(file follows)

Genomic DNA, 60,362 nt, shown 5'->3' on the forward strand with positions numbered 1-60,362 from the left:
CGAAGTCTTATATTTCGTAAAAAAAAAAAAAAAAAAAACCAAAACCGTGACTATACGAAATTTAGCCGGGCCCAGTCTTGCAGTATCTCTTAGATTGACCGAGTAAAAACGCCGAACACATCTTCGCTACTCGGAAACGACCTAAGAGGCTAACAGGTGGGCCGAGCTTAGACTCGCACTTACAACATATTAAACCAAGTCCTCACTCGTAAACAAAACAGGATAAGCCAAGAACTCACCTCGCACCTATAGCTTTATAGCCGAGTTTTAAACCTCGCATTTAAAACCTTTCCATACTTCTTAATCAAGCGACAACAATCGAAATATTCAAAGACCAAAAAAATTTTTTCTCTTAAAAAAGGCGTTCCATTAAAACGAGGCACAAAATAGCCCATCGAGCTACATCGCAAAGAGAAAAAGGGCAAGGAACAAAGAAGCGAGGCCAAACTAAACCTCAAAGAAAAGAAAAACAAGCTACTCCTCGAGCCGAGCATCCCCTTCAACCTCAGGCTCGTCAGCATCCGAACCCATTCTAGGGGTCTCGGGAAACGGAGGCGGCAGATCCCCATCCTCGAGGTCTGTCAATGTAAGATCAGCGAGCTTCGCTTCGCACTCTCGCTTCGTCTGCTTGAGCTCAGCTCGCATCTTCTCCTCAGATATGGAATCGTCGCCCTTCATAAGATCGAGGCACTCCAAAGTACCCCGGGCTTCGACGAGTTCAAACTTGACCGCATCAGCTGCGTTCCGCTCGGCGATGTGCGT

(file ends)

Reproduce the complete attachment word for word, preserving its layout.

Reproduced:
Genomic DNA, 60,362 nt, shown 5'->3' on the forward strand with positions numbered 1-60,362 from the left:
CGAAGTCTTATATTTCGTAAAAAAAAAAAAAAAAAAAACCAAAACCGTGACTATACGAAATTTAGCCGGGCCCAGTCTTGCAGTATCTCTTAGATTGACCGAGTAAAAACGCCGAACACATCTTCGCTACTCGGAAACGACCTAAGAGGCTAACAGGTGGGCCGAGCTTAGACTCGCACTTACAACATATTAAACCAAGTCCTCACTCGTAAACAAAACAGGATAAGCCAAGAACTCACCTCGCACCTATAGCTTTATAGCCGAGTTTTAAACCTCGCATTTAAAACCTTTCCATACTTCTTAATCAAGCGACAACAATCGAAATATTCAAAGACCAAAAAAATTTTTTCTCTTAAAAAAGGCGTTCCATTAAAACGAGGCACAAAATAGCCCATCGAGCTACATCGCAAAGAGAAAAAGGGCAAGGAACAAAGAAGCGAGGCCAAACTAAACCTCAAAGAAAAGAAAAACAAGCTACTCCTCGAGCCGAGCATCCCCTTCAACCTCAGGCTCGTCAGCATCCGAACCCATTCTAGGGGTCTCGGGAAACGGAGGCGGCAGATCCCCATCCTCGAGGTCTGTCAATGTAAGATCAGCGAGCTTCGCTTCGCACTCTCGCTTCGTCTGCTTGAGCTCAGCTCGCATCTTCTCCTCAGATATGGAATCGTCGCCCTTCATAAGATCGAGGCACTCCAAAGTACCCCGGGCTTCGACGAGTTCAAACTTGACCGCATCAGCTGCGTTCCGCTCGGCGATGTGCGT